Matthew Boyd has made it much more difficult for batters to square up on his pitches this season.
The Detroit Tigers left-hander has pitched 41 2/3 innings and given up just one homer. He’ll look to keep the hitters off-balance when he starts the finale of a three-game home series against the Chicago Cubs on Sunday.
Boyd (2-3, 1.94 ERA) was consistently victimized by the long ball over the last two seasons. He gave up an American League-high 39 homers in 2019 and tied for the major league high with 15 homers allowed during the 60-game 2020 campaign.
“We watch Matt Boyd just continue to evolve and trust his stuff at critical times and not do it the same way every time,” manager AJ Hinch said. “He mixes his pitches, he gets ahead, gets into leverage and he’s got a lot of weapons. It’s not that it’s opened his eyes, but it’s opened his repertoire by pitching ahead so often.”
Boyd’s record belies how well he’s pitched this season, and he has a0.94 WHIP.
In his last start, Boyd tossed six scoreless innings against Kansas City on Tuesday and exited with a seven-run lead, only to see the bullpen squander it before Robbie Grossman hit a walk-off single in the ninth.
“The ninth didn’t happen like we wanted it to, but then it did — we came out on top and walked it off,” Boyd said.
The only time Boyd has faced the Cubs came during a brief relief appearance early in his career. Kyle Hendricks, who will start for Chicago, has only pitched against Detroit twice in his career, going 0-1 with a 3.75 ERA.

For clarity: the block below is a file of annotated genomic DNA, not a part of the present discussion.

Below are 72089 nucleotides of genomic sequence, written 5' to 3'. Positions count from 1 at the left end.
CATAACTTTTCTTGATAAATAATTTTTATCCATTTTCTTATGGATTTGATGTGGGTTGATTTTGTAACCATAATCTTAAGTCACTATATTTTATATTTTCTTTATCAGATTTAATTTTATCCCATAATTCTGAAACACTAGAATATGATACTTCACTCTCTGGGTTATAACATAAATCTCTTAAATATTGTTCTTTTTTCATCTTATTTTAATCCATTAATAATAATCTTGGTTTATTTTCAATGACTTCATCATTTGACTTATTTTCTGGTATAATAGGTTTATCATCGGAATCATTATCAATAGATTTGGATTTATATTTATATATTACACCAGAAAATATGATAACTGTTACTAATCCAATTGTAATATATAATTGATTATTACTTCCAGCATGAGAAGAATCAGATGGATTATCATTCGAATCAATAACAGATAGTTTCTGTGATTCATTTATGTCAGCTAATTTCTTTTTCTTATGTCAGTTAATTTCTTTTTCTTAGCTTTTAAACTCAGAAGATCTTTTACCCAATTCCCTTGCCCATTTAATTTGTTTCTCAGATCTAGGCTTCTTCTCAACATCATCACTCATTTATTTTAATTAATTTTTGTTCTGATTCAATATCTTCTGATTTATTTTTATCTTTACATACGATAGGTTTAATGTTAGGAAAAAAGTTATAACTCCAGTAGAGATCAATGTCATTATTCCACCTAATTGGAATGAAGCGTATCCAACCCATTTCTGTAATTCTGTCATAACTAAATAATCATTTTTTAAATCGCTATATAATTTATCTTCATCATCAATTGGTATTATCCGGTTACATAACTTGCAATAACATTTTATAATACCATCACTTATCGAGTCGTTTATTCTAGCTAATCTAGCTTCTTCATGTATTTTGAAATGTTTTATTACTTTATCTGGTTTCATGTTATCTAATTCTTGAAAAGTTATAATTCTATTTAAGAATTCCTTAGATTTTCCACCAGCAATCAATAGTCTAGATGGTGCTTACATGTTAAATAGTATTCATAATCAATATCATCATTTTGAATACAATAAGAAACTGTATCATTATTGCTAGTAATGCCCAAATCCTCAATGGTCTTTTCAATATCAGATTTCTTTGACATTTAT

Hendricks’ season has gone in the opposite direction of Boyd’s, especially regarding the long ball. He’s allowed 11 in 34 2/3 innings after giving up 10 in 81 1/3 innings last season and 19 in 177 innings in 2019.
Hendricks (2-4, 6.23 ERA) did not surrender a home run in his last start but he still gave up six runs (four earned) on nine hits in five innings to Pittsburgh on May 9.
However, Hendricks believed the Pirates got a majority of their hits on soft contact.
“It’s still on the right track,” Hendricks said. “I’m still getting better action on my pitches. I’m getting to the bottom of the zone better. Threw some good curveballs and good changeups (Sunday). At least I have a chance going out there. I feel like I can trust my stuff more so. So I would say progress, still positive progress in the right direction.”
He won’t be facing one of the best Tigers hitters, Jeimer Candelario, on Sunday. Hinch was planning to give him a day off and now the team is crossing its fingers he can play during their upcoming trip to Seattle. Candelario left Saturday’s 9-8, 10-inning victory after getting hit on the knee by a pitch.
“Candy took a cutter on the inside part of his knee,” Hinch said. “He’s got a little bit of a contusion. It was hurting him. He was trying to stay in the game and Doug (trainer Doug Teter) could feel the fact it was swelling up a little bit.”
Chicago activated center fielder Ian Happ (left rib contusion) prior to Saturday’s game. He went 0-for-5.
–Field Level Media